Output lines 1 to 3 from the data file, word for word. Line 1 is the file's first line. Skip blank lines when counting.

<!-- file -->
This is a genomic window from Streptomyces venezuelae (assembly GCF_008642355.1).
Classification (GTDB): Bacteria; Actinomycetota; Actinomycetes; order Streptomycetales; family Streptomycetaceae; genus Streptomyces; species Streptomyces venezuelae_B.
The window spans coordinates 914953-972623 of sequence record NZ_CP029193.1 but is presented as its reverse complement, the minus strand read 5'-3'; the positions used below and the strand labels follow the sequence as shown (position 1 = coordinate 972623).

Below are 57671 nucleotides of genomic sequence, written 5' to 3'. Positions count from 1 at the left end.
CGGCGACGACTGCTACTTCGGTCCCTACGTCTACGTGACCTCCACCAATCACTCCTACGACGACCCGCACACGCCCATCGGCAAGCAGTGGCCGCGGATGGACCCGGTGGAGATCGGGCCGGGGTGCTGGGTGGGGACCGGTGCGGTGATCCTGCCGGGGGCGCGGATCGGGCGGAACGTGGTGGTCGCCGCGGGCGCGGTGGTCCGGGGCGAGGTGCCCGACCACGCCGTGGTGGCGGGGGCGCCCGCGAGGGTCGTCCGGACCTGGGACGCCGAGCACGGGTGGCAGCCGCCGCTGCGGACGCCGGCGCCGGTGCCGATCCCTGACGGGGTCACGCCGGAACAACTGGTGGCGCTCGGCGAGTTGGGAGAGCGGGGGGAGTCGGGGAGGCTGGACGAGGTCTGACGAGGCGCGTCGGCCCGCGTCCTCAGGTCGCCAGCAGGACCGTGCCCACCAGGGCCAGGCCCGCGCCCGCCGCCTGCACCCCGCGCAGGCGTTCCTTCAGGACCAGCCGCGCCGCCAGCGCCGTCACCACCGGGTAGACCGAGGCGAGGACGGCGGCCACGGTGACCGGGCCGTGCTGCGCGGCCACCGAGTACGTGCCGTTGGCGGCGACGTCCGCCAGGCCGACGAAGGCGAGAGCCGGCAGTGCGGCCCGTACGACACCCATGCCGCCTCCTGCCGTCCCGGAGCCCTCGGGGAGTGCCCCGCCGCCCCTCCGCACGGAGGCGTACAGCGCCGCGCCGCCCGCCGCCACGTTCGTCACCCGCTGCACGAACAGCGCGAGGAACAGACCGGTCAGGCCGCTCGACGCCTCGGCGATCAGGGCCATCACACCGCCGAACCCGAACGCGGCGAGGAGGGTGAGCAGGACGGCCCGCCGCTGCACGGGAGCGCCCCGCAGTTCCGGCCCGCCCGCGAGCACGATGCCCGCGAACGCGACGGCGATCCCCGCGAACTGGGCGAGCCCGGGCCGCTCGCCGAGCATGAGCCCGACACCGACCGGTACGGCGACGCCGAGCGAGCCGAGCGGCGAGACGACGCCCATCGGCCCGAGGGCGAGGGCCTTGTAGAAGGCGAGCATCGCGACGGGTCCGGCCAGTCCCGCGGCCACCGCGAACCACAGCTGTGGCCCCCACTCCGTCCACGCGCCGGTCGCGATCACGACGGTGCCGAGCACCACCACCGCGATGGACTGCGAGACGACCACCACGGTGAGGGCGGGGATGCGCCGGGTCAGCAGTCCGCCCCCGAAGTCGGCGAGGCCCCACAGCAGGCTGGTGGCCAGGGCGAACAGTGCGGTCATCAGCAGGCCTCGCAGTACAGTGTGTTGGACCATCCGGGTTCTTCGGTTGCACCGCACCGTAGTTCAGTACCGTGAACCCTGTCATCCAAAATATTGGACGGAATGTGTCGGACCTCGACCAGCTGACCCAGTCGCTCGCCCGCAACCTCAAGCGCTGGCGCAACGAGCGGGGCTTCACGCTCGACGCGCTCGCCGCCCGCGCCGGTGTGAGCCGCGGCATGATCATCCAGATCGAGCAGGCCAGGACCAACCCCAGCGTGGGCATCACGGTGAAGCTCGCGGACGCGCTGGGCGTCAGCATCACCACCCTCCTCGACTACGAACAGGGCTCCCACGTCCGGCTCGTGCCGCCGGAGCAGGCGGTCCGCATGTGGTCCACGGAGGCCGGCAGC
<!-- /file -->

This is a genomic window from Streptomyces venezuelae (assembly GCF_008642355.1).
Classification (GTDB): Bacteria; Actinomycetota; Actinomycetes; order Streptomycetales; family Streptomycetaceae; genus Streptomyces; species Streptomyces venezuelae_B.
The window spans coordinates 914953-972623 of sequence record NZ_CP029193.1 but is presented as its reverse complement, the minus strand read 5'-3'; the positions used below and the strand labels follow the sequence as shown (position 1 = coordinate 972623).